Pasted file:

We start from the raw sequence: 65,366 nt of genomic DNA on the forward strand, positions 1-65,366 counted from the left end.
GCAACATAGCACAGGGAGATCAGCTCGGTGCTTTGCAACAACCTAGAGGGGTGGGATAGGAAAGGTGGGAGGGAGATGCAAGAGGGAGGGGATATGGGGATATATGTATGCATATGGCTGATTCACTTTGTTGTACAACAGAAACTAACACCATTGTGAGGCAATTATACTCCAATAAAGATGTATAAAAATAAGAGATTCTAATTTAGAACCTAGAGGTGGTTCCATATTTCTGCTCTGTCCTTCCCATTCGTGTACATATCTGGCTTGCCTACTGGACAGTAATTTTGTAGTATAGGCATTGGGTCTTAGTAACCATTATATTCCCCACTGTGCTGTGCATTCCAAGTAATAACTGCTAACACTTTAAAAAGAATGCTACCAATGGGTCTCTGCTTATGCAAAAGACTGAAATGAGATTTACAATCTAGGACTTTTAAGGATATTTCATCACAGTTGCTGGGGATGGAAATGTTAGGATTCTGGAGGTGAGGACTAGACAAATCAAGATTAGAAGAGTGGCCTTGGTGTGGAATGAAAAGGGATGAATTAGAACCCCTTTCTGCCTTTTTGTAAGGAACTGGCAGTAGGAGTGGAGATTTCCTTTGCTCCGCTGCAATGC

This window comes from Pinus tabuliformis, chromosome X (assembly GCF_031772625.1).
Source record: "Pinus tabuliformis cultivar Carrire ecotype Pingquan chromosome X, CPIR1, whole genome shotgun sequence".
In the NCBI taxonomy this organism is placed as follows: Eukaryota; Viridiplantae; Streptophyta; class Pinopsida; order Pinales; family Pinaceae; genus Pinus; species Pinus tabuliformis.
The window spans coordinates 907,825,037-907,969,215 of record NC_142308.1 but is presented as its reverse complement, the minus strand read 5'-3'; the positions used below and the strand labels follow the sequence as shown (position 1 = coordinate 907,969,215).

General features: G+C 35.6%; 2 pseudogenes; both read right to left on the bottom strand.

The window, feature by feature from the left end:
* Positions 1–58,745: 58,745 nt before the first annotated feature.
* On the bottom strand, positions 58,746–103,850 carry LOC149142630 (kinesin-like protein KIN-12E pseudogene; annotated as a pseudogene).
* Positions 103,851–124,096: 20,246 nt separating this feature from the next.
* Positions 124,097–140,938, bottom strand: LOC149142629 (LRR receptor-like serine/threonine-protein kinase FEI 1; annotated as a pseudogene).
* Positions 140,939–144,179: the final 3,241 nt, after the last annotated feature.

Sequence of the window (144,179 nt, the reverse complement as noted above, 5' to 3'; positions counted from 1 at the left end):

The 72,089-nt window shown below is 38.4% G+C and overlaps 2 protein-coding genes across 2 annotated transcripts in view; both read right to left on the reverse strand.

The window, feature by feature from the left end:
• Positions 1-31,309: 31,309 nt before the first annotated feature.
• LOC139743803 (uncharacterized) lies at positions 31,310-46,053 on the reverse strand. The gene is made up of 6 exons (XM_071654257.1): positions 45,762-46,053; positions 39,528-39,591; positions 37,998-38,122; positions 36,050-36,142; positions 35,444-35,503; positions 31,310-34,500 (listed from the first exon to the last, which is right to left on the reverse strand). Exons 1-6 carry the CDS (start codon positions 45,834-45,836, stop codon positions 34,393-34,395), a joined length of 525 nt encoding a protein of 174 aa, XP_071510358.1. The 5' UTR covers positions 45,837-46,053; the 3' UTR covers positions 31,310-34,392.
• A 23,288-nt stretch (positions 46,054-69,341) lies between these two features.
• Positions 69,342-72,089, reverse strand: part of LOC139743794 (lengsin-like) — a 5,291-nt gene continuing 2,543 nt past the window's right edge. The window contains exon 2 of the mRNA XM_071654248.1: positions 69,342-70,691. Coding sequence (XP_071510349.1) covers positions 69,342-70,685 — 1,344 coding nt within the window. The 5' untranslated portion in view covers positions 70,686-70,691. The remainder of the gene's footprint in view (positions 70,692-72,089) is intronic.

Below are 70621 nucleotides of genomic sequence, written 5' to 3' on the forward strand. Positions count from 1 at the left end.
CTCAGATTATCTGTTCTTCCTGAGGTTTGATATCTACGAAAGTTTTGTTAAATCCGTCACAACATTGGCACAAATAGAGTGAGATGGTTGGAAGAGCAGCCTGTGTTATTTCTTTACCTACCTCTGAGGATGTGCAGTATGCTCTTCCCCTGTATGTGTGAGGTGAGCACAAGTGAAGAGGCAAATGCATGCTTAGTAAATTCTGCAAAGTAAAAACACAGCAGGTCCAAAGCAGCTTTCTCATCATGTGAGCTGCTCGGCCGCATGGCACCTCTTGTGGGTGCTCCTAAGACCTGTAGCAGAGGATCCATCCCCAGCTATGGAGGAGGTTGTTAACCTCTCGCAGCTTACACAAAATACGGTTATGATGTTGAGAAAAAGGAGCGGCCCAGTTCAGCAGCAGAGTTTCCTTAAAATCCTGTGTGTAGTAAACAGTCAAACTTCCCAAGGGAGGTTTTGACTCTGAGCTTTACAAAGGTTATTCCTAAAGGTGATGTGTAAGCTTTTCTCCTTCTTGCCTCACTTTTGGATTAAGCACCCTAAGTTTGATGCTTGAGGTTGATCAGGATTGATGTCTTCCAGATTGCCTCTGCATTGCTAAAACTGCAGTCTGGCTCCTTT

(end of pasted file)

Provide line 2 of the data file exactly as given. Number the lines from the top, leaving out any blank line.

GCAACATAGCACAGGGAGATCAGCTCGGTGCTTTGCAACAACCTAGAGGGGTGGGATAGGAAAGGTGGGAGGGAGATGCAAGAGGGAGGGGATATGGGGATATATGTATGCATATGGCTGATTCACTTTGTTGTACAACAGAAACTAACACCATTGTGAGGCAATTATACTCCAATAAAGATGTATAAAAATAAGAGATTCTAATTTAGAACCTAGAGGTGGTTCCATATTTCTGCTCTGTCCTTCCCATTCGTGTACATATCTGGCTTGCCTACTGGACAGTAATTTTGTAGTATAGGCATTGGGTCTTAGTAACCATTATATTCCCCACTGTGCTGTGCATTCCAAGTAATAACTGCTAACACTTTAAAAAGAATGCTACCAATGGGTCTCTGCTTATGCAAAAGACTGAAATGAGATTTACAATCTAGGACTTTTAAGGATATTTCATCACAGTTGCTGGGGATGGAAATGTTAGGATTCTGGAGGTGAGGACTAGACAAATCAAGATTAGAAGAGTGGCCTTGGTGTGGAATGAAAAGGGATGAATTAGAACCCCTTTCTGCCTTTTTGTAAGGAACTGGCAGTAGGAGTGGAGATTTCCTTTGCTCCGCTGCAATGC